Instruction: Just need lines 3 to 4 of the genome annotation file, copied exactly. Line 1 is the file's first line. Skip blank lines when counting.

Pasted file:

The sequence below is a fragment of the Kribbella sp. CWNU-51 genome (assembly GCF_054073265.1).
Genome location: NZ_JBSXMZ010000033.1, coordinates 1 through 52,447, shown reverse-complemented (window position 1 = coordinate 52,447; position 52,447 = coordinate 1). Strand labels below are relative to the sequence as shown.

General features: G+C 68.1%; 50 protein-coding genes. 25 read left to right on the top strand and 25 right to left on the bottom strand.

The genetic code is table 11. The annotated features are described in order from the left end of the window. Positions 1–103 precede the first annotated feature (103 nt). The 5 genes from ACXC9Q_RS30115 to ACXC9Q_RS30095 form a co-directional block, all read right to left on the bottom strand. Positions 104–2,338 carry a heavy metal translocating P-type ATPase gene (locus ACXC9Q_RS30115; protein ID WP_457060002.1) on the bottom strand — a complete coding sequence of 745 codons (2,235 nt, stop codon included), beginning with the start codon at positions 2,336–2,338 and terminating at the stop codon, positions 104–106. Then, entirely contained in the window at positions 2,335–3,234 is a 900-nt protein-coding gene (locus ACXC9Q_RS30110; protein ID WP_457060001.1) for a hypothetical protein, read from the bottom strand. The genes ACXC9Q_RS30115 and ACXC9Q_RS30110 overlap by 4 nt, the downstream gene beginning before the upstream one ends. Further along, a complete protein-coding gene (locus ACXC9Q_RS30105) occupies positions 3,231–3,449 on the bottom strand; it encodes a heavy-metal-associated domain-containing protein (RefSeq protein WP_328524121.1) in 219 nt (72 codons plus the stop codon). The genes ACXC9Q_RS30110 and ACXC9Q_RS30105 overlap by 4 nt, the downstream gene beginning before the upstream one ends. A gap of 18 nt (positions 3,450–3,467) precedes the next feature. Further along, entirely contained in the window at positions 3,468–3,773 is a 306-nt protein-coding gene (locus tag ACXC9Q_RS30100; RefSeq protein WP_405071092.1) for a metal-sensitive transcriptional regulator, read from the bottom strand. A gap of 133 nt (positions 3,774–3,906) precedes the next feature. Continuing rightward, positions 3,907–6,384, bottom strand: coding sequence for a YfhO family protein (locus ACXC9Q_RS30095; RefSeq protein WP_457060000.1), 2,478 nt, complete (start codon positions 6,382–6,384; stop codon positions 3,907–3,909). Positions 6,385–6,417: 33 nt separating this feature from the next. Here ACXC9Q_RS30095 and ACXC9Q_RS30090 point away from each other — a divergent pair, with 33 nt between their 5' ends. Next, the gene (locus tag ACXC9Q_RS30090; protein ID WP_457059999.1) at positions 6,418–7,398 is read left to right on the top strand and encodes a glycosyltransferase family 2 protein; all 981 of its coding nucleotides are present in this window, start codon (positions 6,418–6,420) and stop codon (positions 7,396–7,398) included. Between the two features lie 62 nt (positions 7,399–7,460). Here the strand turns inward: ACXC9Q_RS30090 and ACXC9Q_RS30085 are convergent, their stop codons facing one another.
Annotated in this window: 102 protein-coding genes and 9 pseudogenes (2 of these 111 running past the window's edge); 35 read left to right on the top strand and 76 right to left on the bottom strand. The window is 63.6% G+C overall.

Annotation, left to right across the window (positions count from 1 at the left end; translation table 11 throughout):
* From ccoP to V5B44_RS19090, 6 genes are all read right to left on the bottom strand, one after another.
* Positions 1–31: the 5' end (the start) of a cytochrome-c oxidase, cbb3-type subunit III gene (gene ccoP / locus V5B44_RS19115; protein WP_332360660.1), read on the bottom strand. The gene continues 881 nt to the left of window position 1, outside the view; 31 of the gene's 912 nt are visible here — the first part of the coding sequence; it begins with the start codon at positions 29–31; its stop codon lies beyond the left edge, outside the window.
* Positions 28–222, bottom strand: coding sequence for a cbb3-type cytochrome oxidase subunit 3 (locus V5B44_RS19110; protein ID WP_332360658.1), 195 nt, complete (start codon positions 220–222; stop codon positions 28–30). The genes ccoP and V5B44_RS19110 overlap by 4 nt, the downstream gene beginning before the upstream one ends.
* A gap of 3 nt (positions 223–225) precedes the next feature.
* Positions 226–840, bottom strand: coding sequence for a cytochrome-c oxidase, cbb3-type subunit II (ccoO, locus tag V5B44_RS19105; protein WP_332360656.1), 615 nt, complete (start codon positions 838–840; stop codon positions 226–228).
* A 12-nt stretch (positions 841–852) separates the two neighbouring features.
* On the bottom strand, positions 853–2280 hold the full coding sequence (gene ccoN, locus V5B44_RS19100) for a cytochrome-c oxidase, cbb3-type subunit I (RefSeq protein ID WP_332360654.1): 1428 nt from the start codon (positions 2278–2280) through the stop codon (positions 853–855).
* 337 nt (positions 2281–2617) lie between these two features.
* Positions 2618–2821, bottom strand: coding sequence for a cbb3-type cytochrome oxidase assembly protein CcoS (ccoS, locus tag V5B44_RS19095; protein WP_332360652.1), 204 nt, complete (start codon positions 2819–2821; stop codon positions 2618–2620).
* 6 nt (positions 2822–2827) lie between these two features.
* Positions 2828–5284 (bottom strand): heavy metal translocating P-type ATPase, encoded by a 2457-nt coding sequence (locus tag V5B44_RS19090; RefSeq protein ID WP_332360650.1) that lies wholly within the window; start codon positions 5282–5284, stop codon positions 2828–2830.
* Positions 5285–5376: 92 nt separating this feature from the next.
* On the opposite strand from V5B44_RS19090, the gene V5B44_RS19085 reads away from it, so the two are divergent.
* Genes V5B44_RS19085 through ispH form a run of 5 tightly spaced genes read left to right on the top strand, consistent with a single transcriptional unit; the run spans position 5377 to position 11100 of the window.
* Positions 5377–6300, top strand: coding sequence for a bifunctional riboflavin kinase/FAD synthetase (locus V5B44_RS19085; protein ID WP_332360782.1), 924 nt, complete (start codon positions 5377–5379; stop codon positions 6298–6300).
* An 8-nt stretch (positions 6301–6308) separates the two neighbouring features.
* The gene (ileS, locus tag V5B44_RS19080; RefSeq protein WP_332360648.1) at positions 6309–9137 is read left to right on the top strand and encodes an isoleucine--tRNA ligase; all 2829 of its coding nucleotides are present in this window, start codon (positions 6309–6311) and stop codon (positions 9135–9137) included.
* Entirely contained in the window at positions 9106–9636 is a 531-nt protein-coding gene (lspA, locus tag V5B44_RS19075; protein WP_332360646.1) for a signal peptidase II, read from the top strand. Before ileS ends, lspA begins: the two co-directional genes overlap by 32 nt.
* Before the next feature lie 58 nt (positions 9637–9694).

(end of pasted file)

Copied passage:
General features: G+C 68.1%; 50 protein-coding genes. 25 read left to right on the top strand and 25 right to left on the bottom strand.

The genetic code is table 11. The annotated features are described in order from the left end of the window. Positions 1–103 precede the first annotated feature (103 nt). The 5 genes from ACXC9Q_RS30115 to ACXC9Q_RS30095 form a co-directional block, all read right to left on the bottom strand. Positions 104–2,338 carry a heavy metal translocating P-type ATPase gene (locus ACXC9Q_RS30115; protein ID WP_457060002.1) on the bottom strand — a complete coding sequence of 745 codons (2,235 nt, stop codon included), beginning with the start codon at positions 2,336–2,338 and terminating at the stop codon, positions 104–106. Then, entirely contained in the window at positions 2,335–3,234 is a 900-nt protein-coding gene (locus ACXC9Q_RS30110; protein ID WP_457060001.1) for a hypothetical protein, read from the bottom strand. The genes ACXC9Q_RS30115 and ACXC9Q_RS30110 overlap by 4 nt, the downstream gene beginning before the upstream one ends. Further along, a complete protein-coding gene (locus ACXC9Q_RS30105) occupies positions 3,231–3,449 on the bottom strand; it encodes a heavy-metal-associated domain-containing protein (RefSeq protein WP_328524121.1) in 219 nt (72 codons plus the stop codon). The genes ACXC9Q_RS30110 and ACXC9Q_RS30105 overlap by 4 nt, the downstream gene beginning before the upstream one ends. A gap of 18 nt (positions 3,450–3,467) precedes the next feature. Further along, entirely contained in the window at positions 3,468–3,773 is a 306-nt protein-coding gene (locus tag ACXC9Q_RS30100; RefSeq protein WP_405071092.1) for a metal-sensitive transcriptional regulator, read from the bottom strand. A gap of 133 nt (positions 3,774–3,906) precedes the next feature. Continuing rightward, positions 3,907–6,384, bottom strand: coding sequence for a YfhO family protein (locus ACXC9Q_RS30095; RefSeq protein WP_457060000.1), 2,478 nt, complete (start codon positions 6,382–6,384; stop codon positions 3,907–3,909). Positions 6,385–6,417: 33 nt separating this feature from the next. Here ACXC9Q_RS30095 and ACXC9Q_RS30090 point away from each other — a divergent pair, with 33 nt between their 5' ends. Next, the gene (locus tag ACXC9Q_RS30090; protein ID WP_457059999.1) at positions 6,418–7,398 is read left to right on the top strand and encodes a glycosyltransferase family 2 protein; all 981 of its coding nucleotides are present in this window, start codon (positions 6,418–6,420) and stop codon (positions 7,396–7,398) included. Between the two features lie 62 nt (positions 7,399–7,460). Here the strand turns inward: ACXC9Q_RS30090 and ACXC9Q_RS30085 are convergent, their stop codons facing one another.